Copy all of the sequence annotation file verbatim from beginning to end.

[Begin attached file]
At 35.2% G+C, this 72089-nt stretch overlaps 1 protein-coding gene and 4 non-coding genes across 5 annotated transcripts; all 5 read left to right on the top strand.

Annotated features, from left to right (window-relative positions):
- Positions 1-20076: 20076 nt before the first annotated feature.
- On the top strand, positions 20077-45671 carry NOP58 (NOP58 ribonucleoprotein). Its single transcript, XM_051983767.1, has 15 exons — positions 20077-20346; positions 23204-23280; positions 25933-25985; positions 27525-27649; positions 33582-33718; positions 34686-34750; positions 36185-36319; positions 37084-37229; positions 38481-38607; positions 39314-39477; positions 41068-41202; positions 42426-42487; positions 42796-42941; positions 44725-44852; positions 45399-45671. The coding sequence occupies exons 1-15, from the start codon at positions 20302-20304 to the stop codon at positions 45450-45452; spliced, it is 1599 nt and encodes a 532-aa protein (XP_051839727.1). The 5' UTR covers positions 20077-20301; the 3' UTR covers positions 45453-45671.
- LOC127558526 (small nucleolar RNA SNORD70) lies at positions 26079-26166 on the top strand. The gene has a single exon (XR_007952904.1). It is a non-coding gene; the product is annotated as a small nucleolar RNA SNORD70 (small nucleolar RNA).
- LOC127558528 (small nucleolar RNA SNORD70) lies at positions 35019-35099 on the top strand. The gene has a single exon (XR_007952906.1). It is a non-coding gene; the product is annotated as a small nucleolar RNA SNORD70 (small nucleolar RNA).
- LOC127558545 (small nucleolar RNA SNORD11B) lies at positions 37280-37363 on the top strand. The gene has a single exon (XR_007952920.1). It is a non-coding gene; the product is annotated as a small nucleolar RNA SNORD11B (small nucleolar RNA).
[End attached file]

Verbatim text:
At 35.2% G+C, this 72089-nt stretch overlaps 1 protein-coding gene and 4 non-coding genes across 5 annotated transcripts; all 5 read left to right on the top strand.

Annotated features, from left to right (window-relative positions):
- Positions 1-20076: 20076 nt before the first annotated feature.
- On the top strand, positions 20077-45671 carry NOP58 (NOP58 ribonucleoprotein). Its single transcript, XM_051983767.1, has 15 exons — positions 20077-20346; positions 23204-23280; positions 25933-25985; positions 27525-27649; positions 33582-33718; positions 34686-34750; positions 36185-36319; positions 37084-37229; positions 38481-38607; positions 39314-39477; positions 41068-41202; positions 42426-42487; positions 42796-42941; positions 44725-44852; positions 45399-45671. The coding sequence occupies exons 1-15, from the start codon at positions 20302-20304 to the stop codon at positions 45450-45452; spliced, it is 1599 nt and encodes a 532-aa protein (XP_051839727.1). The 5' UTR covers positions 20077-20301; the 3' UTR covers positions 45453-45671.
- LOC127558526 (small nucleolar RNA SNORD70) lies at positions 26079-26166 on the top strand. The gene has a single exon (XR_007952904.1). It is a non-coding gene; the product is annotated as a small nucleolar RNA SNORD70 (small nucleolar RNA).
- LOC127558528 (small nucleolar RNA SNORD70) lies at positions 35019-35099 on the top strand. The gene has a single exon (XR_007952906.1). It is a non-coding gene; the product is annotated as a small nucleolar RNA SNORD70 (small nucleolar RNA).
- LOC127558545 (small nucleolar RNA SNORD11B) lies at positions 37280-37363 on the top strand. The gene has a single exon (XR_007952920.1). It is a non-coding gene; the product is annotated as a small nucleolar RNA SNORD11B (small nucleolar RNA).